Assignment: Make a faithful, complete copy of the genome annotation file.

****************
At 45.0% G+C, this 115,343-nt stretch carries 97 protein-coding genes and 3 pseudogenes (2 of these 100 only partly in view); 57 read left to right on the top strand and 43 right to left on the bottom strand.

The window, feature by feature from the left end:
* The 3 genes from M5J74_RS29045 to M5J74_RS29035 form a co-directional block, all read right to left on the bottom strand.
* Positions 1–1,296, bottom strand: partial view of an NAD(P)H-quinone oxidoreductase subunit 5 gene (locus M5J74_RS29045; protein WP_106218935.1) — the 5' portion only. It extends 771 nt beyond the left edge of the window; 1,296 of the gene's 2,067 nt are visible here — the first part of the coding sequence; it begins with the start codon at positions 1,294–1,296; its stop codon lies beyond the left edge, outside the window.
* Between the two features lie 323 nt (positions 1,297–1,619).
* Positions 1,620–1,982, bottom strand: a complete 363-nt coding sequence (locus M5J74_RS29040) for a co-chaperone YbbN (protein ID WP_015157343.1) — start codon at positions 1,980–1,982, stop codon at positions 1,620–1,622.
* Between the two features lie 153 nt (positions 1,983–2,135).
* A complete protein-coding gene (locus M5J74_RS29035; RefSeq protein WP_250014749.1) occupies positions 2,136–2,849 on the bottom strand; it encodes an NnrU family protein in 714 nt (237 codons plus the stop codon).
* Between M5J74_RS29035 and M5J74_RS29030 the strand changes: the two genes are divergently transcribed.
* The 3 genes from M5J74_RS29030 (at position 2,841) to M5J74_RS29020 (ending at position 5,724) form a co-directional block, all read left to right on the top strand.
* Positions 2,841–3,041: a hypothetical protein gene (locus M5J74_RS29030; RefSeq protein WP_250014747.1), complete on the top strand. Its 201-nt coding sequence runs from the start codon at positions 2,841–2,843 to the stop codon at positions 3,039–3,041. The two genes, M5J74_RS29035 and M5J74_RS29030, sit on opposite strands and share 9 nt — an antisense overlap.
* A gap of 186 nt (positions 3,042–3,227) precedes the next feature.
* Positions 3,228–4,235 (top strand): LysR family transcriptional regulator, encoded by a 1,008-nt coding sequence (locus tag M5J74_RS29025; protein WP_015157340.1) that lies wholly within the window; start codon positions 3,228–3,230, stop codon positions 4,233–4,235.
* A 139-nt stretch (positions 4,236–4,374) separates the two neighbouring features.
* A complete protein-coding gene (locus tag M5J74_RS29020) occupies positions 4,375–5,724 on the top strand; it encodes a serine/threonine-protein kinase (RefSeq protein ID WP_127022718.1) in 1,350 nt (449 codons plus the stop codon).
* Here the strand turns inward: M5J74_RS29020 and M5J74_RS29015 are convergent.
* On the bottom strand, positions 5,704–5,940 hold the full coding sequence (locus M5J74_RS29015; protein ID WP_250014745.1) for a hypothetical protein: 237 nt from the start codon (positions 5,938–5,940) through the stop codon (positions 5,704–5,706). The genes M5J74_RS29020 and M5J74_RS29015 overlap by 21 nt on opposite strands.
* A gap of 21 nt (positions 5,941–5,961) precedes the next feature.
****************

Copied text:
At 45.0% G+C, this 115,343-nt stretch carries 97 protein-coding genes and 3 pseudogenes (2 of these 100 only partly in view); 57 read left to right on the top strand and 43 right to left on the bottom strand.

The window, feature by feature from the left end:
* The 3 genes from M5J74_RS29045 to M5J74_RS29035 form a co-directional block, all read right to left on the bottom strand.
* Positions 1–1,296, bottom strand: partial view of an NAD(P)H-quinone oxidoreductase subunit 5 gene (locus M5J74_RS29045; protein WP_106218935.1) — the 5' portion only. It extends 771 nt beyond the left edge of the window; 1,296 of the gene's 2,067 nt are visible here — the first part of the coding sequence; it begins with the start codon at positions 1,294–1,296; its stop codon lies beyond the left edge, outside the window.
* Between the two features lie 323 nt (positions 1,297–1,619).
* Positions 1,620–1,982, bottom strand: a complete 363-nt coding sequence (locus M5J74_RS29040) for a co-chaperone YbbN (protein ID WP_015157343.1) — start codon at positions 1,980–1,982, stop codon at positions 1,620–1,622.
* Between the two features lie 153 nt (positions 1,983–2,135).
* A complete protein-coding gene (locus M5J74_RS29035; RefSeq protein WP_250014749.1) occupies positions 2,136–2,849 on the bottom strand; it encodes an NnrU family protein in 714 nt (237 codons plus the stop codon).
* Between M5J74_RS29035 and M5J74_RS29030 the strand changes: the two genes are divergently transcribed.
* The 3 genes from M5J74_RS29030 (at position 2,841) to M5J74_RS29020 (ending at position 5,724) form a co-directional block, all read left to right on the top strand.
* Positions 2,841–3,041: a hypothetical protein gene (locus M5J74_RS29030; RefSeq protein WP_250014747.1), complete on the top strand. Its 201-nt coding sequence runs from the start codon at positions 2,841–2,843 to the stop codon at positions 3,039–3,041. The two genes, M5J74_RS29035 and M5J74_RS29030, sit on opposite strands and share 9 nt — an antisense overlap.
* A gap of 186 nt (positions 3,042–3,227) precedes the next feature.
* Positions 3,228–4,235 (top strand): LysR family transcriptional regulator, encoded by a 1,008-nt coding sequence (locus tag M5J74_RS29025; protein WP_015157340.1) that lies wholly within the window; start codon positions 3,228–3,230, stop codon positions 4,233–4,235.
* A 139-nt stretch (positions 4,236–4,374) separates the two neighbouring features.
* A complete protein-coding gene (locus tag M5J74_RS29020) occupies positions 4,375–5,724 on the top strand; it encodes a serine/threonine-protein kinase (RefSeq protein ID WP_127022718.1) in 1,350 nt (449 codons plus the stop codon).
* Here the strand turns inward: M5J74_RS29020 and M5J74_RS29015 are convergent.
* On the bottom strand, positions 5,704–5,940 hold the full coding sequence (locus M5J74_RS29015; protein ID WP_250014745.1) for a hypothetical protein: 237 nt from the start codon (positions 5,938–5,940) through the stop codon (positions 5,704–5,706). The genes M5J74_RS29020 and M5J74_RS29015 overlap by 21 nt on opposite strands.
* A gap of 21 nt (positions 5,941–5,961) precedes the next feature.